Work Extra Hours

You are probably already working really hard at your job, but wouldn’t it be nice to work a few extra hours and make more money?

You might have always dismissed the thought of working the weekends or some extra hours, but you might want to look into that option now since you have a dream car to buy!

A Little Money On the Side

The online world is full of opportunities where you can have a side gig to earn extra money.

Ever thought about online gambling? Maybe it’s time to bring out the inner gambler hiding inside you! Gambling is surely risky, but if you know your way around it, it’s actually great money! You just need to familiarize yourself with how online gambling works and find a nice, genuine online casino with high payout percentages.

Casimba is one such online casino that offers high payout rates through which you can save a great load of money. If you need more information on how it works, visit Casimba.com and get all the details you want.

Look for Cheaper Alternatives

This might be hard for some people, but it’s probably worth all the effort and struggle!

For instance, if you have a habit of dining out once a week, you should cut it down to once a month and resort to cheaper alternatives such as making your own food and eating at home.

Or if a particular pair of expensive headphones has caught your eye, look for something less pricey that doesn’t burn a hole in your wallet!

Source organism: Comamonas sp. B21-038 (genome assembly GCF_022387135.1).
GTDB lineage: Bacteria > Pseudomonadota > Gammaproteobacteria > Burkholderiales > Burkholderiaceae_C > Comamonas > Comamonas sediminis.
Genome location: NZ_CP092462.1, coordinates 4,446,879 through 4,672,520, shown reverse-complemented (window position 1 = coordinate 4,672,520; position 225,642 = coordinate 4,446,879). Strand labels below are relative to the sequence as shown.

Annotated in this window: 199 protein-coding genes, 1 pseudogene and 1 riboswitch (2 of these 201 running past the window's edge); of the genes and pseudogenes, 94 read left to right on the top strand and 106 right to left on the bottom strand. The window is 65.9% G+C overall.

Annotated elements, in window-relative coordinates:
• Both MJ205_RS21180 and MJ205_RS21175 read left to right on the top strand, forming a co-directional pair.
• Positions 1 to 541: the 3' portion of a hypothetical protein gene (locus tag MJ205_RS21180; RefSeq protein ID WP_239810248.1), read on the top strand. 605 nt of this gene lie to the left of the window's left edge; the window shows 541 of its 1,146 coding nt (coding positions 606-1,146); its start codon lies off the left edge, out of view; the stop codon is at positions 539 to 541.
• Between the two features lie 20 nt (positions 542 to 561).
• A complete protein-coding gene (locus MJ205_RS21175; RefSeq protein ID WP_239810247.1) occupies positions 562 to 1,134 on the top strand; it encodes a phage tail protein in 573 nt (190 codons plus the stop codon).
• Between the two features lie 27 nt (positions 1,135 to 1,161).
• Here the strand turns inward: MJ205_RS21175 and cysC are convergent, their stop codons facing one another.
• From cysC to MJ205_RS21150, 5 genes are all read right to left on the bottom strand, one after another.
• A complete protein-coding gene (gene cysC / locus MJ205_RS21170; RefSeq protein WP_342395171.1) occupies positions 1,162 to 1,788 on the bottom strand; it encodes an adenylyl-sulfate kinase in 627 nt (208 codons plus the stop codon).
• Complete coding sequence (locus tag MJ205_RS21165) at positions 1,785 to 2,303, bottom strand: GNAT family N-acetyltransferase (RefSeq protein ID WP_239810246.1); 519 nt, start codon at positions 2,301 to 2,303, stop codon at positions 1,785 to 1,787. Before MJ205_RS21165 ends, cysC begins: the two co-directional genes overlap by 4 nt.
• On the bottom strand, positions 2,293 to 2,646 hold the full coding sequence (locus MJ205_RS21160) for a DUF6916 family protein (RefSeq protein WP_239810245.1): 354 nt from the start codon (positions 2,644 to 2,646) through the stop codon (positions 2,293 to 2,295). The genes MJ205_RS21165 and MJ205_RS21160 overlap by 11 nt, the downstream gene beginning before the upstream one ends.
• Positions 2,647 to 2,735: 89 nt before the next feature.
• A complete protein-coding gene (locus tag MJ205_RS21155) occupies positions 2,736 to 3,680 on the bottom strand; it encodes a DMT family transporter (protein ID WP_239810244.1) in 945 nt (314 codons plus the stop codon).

Final Word

Saving money to buy your dream car is certainly not an easy task, and there are no two ways about it. However, with proper planning, smart decision making, and budget plans, you can actually make it quite possible!

17.09.2020

1995 Mercedes-Benz SL600

FOR SALE: 1995 Mercedes-Benz SL600

A rare automotive classic. More information on the listing page.



 

14.09.2020

1965 Jaguar E Type Roadster

1965 Jaguar E Type Roadster

FOR SALE: 1965 Jaguar E Type Roadster

The ultimate classic Jaguar OTS. More information on the listing page.

 



 

23.07.2020

The Best Electric Revivals of Classic Cars

Classic cars are beautiful. Unlike their mass-produced modern-day counterparts, they are all different, unique in their own ways, they look and feel out of the ordinary. They have one major problem, though – their cost. Aside from the pile of cash that you have to spend on restoring their looks to their former glory, classic cars were not built with energy efficiency in mind – so many of them guzzle up gas like there’s no tomorrow. Even if you don’t count their carbon footprint, they are far from being the most efficient solution for your everyday needs. Unless, of course, you give up parts of their charm and give them a new, electric life.